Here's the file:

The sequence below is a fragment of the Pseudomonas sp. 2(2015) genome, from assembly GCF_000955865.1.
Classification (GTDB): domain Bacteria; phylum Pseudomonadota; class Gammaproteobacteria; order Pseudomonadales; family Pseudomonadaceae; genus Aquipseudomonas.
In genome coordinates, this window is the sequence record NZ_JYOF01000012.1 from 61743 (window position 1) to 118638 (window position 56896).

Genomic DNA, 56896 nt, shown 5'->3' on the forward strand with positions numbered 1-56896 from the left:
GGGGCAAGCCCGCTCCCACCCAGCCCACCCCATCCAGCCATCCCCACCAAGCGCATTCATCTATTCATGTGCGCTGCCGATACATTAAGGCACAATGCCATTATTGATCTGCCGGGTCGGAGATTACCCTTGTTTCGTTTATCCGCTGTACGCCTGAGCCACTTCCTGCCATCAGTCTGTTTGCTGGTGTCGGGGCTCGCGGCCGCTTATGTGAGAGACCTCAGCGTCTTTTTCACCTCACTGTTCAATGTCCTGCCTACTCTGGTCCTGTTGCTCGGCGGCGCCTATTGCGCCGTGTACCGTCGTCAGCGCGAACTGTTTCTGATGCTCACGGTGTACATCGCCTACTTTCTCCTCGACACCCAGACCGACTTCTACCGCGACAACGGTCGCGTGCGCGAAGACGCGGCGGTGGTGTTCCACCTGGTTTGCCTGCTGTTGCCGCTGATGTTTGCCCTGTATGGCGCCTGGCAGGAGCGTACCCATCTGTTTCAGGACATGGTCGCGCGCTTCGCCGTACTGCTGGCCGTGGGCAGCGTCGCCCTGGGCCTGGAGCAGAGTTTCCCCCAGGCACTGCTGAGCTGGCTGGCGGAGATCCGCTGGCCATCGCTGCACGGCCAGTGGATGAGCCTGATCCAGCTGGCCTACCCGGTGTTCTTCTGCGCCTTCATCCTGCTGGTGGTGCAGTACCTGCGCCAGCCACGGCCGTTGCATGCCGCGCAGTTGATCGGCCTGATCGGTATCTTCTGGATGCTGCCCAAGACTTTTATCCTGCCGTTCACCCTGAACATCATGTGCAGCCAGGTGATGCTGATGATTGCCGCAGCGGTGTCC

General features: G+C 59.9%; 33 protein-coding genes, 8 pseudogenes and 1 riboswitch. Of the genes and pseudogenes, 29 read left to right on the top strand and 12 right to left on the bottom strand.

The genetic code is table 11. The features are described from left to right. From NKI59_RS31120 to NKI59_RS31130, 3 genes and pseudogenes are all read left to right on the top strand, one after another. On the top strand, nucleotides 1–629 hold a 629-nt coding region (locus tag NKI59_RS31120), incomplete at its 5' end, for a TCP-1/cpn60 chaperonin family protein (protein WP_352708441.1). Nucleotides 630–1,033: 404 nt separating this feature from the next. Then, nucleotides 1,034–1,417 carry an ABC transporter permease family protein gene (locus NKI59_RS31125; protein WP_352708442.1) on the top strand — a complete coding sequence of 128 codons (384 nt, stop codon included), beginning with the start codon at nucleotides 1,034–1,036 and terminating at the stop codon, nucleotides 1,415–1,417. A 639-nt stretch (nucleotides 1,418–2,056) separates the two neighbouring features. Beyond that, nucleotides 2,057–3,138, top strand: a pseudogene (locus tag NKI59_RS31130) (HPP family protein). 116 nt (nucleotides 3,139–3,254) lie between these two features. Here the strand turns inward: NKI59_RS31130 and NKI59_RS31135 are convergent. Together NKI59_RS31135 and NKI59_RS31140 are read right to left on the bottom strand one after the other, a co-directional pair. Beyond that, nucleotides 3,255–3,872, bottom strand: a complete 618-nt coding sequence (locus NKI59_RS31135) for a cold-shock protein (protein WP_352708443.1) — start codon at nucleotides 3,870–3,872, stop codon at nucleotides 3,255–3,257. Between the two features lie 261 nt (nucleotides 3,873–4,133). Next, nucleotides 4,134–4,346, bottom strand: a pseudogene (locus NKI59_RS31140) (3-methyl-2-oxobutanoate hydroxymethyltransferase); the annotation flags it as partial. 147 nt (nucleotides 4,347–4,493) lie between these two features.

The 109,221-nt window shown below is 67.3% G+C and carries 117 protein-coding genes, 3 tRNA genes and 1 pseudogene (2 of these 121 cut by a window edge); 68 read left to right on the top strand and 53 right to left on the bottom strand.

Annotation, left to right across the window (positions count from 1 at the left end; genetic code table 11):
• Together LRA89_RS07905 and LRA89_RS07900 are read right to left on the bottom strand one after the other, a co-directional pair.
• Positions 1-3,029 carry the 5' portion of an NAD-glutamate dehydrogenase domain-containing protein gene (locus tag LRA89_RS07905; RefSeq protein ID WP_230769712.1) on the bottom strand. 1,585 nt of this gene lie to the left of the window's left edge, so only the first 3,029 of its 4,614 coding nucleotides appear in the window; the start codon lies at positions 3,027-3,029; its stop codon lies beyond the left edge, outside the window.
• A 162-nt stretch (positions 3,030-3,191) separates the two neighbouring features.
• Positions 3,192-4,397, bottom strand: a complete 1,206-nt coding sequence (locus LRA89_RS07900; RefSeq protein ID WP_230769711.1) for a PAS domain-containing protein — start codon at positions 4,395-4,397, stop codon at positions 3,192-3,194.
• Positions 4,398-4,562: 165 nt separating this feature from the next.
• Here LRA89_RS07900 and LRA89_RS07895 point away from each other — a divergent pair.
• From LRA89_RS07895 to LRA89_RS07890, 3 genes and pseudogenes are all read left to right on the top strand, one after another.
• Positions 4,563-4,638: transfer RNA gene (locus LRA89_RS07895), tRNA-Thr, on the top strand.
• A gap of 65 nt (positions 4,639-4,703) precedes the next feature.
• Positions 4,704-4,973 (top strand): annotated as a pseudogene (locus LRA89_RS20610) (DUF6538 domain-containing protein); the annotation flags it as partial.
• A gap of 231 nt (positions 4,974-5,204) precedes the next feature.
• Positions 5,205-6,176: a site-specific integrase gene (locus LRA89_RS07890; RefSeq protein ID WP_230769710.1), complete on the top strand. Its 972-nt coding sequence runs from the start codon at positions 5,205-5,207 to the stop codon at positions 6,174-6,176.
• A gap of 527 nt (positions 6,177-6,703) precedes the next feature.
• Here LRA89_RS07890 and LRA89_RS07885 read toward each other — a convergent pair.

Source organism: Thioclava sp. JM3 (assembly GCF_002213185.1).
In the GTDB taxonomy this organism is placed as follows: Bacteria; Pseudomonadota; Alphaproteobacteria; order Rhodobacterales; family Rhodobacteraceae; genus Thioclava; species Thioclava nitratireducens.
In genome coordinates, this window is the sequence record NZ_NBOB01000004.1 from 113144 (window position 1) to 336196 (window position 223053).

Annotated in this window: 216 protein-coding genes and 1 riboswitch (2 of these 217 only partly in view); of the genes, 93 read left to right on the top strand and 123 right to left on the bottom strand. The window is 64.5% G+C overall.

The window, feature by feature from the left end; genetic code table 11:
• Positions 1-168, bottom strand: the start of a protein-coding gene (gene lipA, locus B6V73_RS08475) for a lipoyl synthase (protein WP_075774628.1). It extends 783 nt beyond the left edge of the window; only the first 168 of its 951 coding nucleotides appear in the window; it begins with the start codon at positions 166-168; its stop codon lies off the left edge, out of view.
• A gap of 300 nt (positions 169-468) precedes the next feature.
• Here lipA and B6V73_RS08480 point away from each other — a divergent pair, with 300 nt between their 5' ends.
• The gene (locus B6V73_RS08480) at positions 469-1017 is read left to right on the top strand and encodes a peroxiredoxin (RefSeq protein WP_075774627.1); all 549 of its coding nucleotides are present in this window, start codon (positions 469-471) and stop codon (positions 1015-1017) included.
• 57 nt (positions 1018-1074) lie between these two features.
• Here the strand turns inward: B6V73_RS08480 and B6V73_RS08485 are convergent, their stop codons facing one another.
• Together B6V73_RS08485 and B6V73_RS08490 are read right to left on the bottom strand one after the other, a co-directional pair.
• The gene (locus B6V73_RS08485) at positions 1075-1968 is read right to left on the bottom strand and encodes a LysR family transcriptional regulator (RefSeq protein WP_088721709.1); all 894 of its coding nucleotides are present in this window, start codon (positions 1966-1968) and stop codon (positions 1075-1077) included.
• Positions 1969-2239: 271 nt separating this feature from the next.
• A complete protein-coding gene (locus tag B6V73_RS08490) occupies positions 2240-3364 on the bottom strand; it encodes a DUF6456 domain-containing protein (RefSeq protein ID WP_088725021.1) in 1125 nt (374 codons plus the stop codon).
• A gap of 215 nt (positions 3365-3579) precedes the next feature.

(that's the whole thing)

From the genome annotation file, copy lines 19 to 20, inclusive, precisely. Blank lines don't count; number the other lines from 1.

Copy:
• Positions 4,704-4,973 (top strand): annotated as a pseudogene (locus LRA89_RS20610) (DUF6538 domain-containing protein); the annotation flags it as partial.
• A gap of 231 nt (positions 4,974-5,204) precedes the next feature.